Simon Doull has revealed why India’s pacers struggled against New Zealand on Day 3 of the World Test Championship final. In the rain-affected encounter, the pace trio of Jasprit Bumrah, Ishant Sharma, and Mohammed Shami struggled to extract much swing from the advantageous Ageas Bowl conditions, unlike their Kiwi counterparts, who made good use of the seaming conditions to wipe out India for a modest score of 217.
Simon Doull stated that Indian bowlers aren’t ‘genuine swing’ bowlers, and rely more on seam-movement off the field, and hence can’t meet their rivals in this regard. The remark was made in response to the Indian pacers’ dismal performance in New Zealand’s first-inning total of 101 for 2.
In a discussion with Cricbuzz, Doull also mentioned that he hoped for more seam movement from Jasprit Bumrah and Mohammed Shami, but that they were simply not consistent enough.
“They are not genuine swing bowlers. We know Jasprit Bumrah can swing the ball, Ishant is more of a swing bowler nowadays, coming round-the-wicket he has that angled wrist with which he takes the ball away from the left-handers, into the right-handers. Mohammed Shami has never really been a genuine swing bowler and he’s a seam bowler … That’s why they weren’t swinging the ball much.”
“I did, however, expected the ball to seam a lot more. Shami and Bumrah at times found it but they probably weren’t just consistent enough much like New Zealand weren’t yesterday morning,” said Simon Doull.
R Ashwin and Ishant Sharma were the wicket-takers for India, restricting the Kiwis on 101/2. At the cost of two wickets – Tom Latham and Devon Conway – New Zealand narrowed their first-innings deficit to 116 runs. Kane Williamson is at the crease with experienced batsman Ross Taylor and will be looking to build a big partnership.
India had enough time to prepare for the WTC Final: Simon Doull
Unlike New Zealand, who played two Tests against England before the WTC final, India has had no match preparation ahead of the big game. The last Test match for the Virat Kohli-led team was a 2-1 series triumph against England at home in March.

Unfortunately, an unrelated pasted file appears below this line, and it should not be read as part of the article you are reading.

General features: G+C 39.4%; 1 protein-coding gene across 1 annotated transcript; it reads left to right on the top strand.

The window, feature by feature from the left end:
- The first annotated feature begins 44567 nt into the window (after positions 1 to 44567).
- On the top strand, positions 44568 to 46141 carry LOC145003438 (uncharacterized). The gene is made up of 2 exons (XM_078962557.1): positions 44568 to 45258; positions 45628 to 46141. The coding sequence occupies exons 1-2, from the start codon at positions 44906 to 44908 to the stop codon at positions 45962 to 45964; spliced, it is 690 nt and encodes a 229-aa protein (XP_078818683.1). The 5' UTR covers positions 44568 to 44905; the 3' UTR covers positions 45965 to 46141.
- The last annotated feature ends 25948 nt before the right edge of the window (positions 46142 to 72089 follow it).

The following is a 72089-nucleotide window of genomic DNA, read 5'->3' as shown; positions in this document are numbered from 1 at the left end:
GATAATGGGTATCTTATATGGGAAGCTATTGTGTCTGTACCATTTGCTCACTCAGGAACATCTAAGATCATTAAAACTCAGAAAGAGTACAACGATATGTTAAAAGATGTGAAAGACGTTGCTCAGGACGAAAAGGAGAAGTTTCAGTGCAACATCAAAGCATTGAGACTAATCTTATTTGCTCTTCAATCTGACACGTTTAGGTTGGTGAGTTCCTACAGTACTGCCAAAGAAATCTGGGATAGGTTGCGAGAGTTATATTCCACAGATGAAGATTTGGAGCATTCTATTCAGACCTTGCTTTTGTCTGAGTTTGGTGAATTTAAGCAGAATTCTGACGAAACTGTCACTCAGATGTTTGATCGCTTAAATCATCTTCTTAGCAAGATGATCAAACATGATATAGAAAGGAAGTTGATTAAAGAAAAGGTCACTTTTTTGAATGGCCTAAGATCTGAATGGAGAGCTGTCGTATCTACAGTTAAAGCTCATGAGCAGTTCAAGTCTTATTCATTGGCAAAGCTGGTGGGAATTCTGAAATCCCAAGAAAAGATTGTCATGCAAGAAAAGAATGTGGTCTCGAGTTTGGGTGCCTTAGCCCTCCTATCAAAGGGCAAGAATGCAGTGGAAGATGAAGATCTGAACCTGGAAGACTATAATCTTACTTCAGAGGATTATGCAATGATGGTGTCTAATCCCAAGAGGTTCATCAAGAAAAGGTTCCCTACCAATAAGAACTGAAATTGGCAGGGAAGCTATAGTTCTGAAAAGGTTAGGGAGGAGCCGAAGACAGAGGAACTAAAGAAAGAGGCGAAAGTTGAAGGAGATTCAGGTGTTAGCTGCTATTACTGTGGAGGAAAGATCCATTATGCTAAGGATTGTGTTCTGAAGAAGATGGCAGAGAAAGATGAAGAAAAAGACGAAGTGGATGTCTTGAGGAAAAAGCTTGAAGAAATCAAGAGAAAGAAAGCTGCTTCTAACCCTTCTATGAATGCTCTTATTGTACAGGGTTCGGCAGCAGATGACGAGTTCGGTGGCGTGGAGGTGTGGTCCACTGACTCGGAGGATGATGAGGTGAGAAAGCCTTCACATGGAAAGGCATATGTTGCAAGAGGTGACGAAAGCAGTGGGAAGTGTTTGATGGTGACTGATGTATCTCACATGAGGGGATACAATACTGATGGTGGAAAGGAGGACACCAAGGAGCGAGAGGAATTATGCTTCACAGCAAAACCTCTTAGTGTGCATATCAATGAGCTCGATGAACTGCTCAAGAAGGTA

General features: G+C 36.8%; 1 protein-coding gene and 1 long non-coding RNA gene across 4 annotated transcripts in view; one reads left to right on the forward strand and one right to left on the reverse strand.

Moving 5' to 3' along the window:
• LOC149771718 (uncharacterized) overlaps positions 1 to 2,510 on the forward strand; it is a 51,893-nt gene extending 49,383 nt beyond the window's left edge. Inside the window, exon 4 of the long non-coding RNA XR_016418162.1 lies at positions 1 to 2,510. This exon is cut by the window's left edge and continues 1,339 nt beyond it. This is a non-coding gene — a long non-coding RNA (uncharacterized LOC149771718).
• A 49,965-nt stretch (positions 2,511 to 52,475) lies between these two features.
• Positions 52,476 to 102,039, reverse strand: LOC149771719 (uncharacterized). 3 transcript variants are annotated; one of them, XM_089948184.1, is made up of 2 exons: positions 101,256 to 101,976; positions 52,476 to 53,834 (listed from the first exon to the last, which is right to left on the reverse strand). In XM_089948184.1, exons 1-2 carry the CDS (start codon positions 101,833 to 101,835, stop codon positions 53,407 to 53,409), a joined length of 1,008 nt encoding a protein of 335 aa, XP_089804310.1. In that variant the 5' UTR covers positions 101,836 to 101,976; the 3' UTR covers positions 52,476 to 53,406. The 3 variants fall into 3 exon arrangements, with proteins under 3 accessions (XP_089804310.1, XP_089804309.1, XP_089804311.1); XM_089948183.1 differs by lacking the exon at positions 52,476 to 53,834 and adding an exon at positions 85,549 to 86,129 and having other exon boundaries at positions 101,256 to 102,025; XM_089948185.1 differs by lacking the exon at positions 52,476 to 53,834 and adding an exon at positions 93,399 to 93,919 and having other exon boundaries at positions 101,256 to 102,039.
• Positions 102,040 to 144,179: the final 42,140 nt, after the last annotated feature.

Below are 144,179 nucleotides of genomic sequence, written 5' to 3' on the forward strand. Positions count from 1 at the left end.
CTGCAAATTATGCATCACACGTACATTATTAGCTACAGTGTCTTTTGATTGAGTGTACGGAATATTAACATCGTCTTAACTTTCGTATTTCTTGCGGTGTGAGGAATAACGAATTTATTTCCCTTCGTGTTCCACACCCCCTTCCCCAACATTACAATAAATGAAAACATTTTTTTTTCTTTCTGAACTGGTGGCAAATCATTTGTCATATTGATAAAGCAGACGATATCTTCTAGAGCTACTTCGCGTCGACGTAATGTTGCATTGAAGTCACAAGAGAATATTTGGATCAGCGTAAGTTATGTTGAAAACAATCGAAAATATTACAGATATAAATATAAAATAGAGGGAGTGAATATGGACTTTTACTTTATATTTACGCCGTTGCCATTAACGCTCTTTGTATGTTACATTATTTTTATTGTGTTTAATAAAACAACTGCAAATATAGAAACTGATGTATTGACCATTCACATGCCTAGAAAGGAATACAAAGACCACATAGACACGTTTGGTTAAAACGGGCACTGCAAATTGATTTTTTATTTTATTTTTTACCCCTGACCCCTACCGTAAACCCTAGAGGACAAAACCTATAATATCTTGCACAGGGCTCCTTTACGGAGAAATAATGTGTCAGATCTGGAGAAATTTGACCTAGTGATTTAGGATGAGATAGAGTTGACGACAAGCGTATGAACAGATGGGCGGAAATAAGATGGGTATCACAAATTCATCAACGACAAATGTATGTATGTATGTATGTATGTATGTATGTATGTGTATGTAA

However, Simon Doull stated that the argument of a lack of match preparation was most likely ‘overthinking.’ He mentioned New Zealand’s resounding series win over England as an example, and said he expected the same from India.
“New Zealand went into the first Test at Lord’s against England, they had the very same preparation that India had coming into this Test – intra-squad matches, training, practices – and they looked pretty set and ready to go. Tim Southee bowled beautifully and Devon Conway came off ten days of the net session into a double hundred at Lord’s.“
“And I thought India would be exactly the same. I think at times you may overthink it and say, ‘Did they have enough preparation?’ I think they probably did. I am sure in the last 10-12 days they would have bowled enough deliveries to make sure they were raring to go,” continued Doull.
Doull, however, admitted that a lack of adequate match practice had its own repercussions. In practice, you cannot replicate the conditions of a proper game, and it is the true hard match practice that makes the players get accustomed to the conditions.
“It’s hard, though, when you can’t simulate match practice. You try it in these intra-squad games but it just doesn’t work. And that’s the key – it’s the genuinely hard match practice that makes you better and gets you ready for those matchups,” added Doull.